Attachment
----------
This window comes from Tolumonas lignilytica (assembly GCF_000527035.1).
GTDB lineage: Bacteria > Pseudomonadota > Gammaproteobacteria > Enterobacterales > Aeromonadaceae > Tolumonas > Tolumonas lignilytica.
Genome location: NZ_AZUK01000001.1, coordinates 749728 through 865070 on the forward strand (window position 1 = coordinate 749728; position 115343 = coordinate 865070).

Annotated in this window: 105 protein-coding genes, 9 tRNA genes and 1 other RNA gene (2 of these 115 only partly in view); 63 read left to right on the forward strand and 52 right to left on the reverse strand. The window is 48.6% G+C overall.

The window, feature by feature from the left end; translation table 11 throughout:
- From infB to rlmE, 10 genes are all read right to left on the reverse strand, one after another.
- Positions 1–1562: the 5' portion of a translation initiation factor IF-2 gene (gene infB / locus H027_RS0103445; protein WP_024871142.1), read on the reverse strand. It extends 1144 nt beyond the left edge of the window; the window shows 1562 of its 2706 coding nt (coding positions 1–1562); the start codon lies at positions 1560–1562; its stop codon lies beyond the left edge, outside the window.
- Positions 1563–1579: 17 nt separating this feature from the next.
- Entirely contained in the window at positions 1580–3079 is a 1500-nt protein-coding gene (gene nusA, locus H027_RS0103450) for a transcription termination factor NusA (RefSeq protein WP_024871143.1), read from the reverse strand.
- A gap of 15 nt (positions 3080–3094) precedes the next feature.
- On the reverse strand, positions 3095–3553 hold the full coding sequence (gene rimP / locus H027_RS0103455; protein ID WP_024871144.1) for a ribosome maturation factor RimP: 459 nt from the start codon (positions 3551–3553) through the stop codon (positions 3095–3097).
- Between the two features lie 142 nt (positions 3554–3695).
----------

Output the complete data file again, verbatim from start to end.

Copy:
This window comes from Tolumonas lignilytica (assembly GCF_000527035.1).
GTDB lineage: Bacteria > Pseudomonadota > Gammaproteobacteria > Enterobacterales > Aeromonadaceae > Tolumonas > Tolumonas lignilytica.
Genome location: NZ_AZUK01000001.1, coordinates 749728 through 865070 on the forward strand (window position 1 = coordinate 749728; position 115343 = coordinate 865070).

Annotated in this window: 105 protein-coding genes, 9 tRNA genes and 1 other RNA gene (2 of these 115 only partly in view); 63 read left to right on the forward strand and 52 right to left on the reverse strand. The window is 48.6% G+C overall.

The window, feature by feature from the left end; translation table 11 throughout:
- From infB to rlmE, 10 genes are all read right to left on the reverse strand, one after another.
- Positions 1–1562: the 5' portion of a translation initiation factor IF-2 gene (gene infB / locus H027_RS0103445; protein WP_024871142.1), read on the reverse strand. It extends 1144 nt beyond the left edge of the window; the window shows 1562 of its 2706 coding nt (coding positions 1–1562); the start codon lies at positions 1560–1562; its stop codon lies beyond the left edge, outside the window.
- Positions 1563–1579: 17 nt separating this feature from the next.
- Entirely contained in the window at positions 1580–3079 is a 1500-nt protein-coding gene (gene nusA, locus H027_RS0103450) for a transcription termination factor NusA (RefSeq protein WP_024871143.1), read from the reverse strand.
- A gap of 15 nt (positions 3080–3094) precedes the next feature.
- On the reverse strand, positions 3095–3553 hold the full coding sequence (gene rimP / locus H027_RS0103455; protein ID WP_024871144.1) for a ribosome maturation factor RimP: 459 nt from the start codon (positions 3551–3553) through the stop codon (positions 3095–3097).
- Between the two features lie 142 nt (positions 3554–3695).